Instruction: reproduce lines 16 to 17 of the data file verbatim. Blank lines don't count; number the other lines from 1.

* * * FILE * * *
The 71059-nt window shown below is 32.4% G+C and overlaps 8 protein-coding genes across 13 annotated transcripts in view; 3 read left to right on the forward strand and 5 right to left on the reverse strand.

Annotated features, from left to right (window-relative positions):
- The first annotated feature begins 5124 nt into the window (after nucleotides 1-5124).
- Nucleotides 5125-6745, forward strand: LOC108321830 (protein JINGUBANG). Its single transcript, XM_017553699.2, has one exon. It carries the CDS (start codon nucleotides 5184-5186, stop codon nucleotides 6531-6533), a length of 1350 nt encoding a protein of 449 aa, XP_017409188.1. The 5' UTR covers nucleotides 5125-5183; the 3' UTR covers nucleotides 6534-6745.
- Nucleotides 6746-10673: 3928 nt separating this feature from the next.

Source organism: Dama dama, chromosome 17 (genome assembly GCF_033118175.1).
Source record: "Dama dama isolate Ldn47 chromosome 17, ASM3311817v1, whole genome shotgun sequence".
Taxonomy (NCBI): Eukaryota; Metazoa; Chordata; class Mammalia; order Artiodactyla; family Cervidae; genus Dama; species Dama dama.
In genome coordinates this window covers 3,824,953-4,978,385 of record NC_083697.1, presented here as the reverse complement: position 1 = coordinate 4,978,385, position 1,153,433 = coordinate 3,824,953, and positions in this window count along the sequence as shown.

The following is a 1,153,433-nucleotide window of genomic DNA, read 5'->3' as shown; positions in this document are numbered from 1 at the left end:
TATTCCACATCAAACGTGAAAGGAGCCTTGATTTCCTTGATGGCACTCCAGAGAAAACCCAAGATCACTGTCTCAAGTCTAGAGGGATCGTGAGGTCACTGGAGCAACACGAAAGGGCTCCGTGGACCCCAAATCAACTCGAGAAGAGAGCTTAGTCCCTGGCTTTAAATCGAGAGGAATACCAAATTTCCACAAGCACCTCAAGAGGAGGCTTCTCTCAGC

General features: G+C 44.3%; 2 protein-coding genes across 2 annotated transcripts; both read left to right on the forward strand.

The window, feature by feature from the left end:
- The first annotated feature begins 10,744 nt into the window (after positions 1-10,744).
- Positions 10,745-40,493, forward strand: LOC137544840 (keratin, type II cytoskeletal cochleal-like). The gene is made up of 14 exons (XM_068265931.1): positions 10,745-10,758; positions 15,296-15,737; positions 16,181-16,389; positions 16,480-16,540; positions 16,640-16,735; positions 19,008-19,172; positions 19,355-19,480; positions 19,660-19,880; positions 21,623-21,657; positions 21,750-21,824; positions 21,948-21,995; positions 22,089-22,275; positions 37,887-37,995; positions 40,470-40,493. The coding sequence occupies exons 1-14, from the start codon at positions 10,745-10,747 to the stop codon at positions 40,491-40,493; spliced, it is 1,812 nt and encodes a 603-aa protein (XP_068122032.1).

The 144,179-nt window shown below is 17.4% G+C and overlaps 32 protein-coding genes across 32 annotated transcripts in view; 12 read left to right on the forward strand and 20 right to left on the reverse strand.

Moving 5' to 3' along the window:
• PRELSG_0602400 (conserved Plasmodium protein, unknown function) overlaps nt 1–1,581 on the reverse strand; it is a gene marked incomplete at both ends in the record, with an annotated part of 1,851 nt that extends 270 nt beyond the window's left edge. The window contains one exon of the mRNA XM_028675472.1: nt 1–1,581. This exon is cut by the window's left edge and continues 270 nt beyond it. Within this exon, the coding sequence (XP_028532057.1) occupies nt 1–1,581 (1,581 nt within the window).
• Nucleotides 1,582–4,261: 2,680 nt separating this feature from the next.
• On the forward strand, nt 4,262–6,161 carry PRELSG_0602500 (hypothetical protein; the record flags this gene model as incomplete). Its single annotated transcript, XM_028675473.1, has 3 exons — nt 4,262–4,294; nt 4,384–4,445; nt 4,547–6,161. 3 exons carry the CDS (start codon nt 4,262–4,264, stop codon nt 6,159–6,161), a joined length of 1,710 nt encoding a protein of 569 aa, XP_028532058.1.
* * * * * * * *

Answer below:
The 144,179-nt window shown below is 17.4% G+C and overlaps 32 protein-coding genes across 32 annotated transcripts in view; 12 read left to right on the forward strand and 20 right to left on the reverse strand.

Moving 5' to 3' along the window: